Science Figures Interpreted and Analyzed by RealClearScience
Electroencephalography, or EEG for short, is the recording of electrical activity along the scalp and is one of the most rudimentary and least invasive forms of measuring brain activity.
Originally used on humans in 1924, EEG has now become fairly routine for mankind. But believe it or not, it was first used on a fully awake adult chimpanzee just four years ago.
Since then, researchers have used EEG to observe chimpanzees' brain activity in response to hearing their own name and seeing faces and objects. Now, in a new study just published to Nature's Scientific Reports, Japanese researchers observed a chimpanzee's brain activity in response to viewing emotional stimuli.
With EEG sensors affixed to her head, the chimpanzee, Mizuki, was shown a variety of pictures. Some of the pictures were deemed "neutral" and displayed chimpanzees simply eating or sitting down. These pictures constituted about 80% of the images displayed. Every so often, researchers would mix in an "affective" picture, in which other chimpanzees were smiling or showing anger. All the while, Mizuki's brain activity was monitored.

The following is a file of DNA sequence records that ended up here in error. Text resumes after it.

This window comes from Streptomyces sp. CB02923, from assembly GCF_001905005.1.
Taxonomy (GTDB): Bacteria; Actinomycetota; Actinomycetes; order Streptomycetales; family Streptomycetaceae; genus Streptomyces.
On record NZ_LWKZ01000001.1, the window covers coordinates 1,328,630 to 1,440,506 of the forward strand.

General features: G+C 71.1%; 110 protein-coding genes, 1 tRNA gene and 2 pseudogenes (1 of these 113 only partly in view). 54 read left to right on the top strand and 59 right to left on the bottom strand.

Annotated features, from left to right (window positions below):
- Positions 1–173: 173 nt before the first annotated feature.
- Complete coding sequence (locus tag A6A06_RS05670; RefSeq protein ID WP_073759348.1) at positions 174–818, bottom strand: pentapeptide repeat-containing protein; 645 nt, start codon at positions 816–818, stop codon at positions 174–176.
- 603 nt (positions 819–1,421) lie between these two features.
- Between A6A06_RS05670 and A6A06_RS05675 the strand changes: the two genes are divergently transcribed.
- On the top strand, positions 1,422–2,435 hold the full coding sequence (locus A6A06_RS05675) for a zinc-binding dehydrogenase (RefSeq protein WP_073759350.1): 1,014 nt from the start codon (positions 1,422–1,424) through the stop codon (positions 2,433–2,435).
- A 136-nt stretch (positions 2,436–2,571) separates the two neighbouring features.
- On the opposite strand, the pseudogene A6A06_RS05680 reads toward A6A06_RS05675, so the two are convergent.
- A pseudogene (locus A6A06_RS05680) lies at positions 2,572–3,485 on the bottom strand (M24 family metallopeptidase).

The EEG picked up distinct brain activity appearing 210 ms after Mizuki viewed an affective picture, a pattern similar to that in humans. According to the researchers, this may be a manifestation of empathy, which chimpanzees are widely thought to exhibit.
"This suggests that at least a part of the affective process is similar between humans and chimpanzees," the researchers write. "The results have implications for the evolutionary foundations of emotional phenomena, such as emotional contagion and empathy."
Source: Satoshi Hirata, Goh Matsuda, Ari Ueno, Hirokata Fukushima, Koki Fuwa, Keiko Sugama, Kiyo Kusunoki, Masaki Tomonaga, Kazuo Hiraki & Toshikazu Hasegawa (2013) Brain response to affective pictures in the chimpanzee. Scientific Reports 3, Article number: 1342 doi:10.1038/srep01342
Steven Ross Pomeroy is the assistant editor of Real Clear Science. Follow him on Twitter @SteRoPo.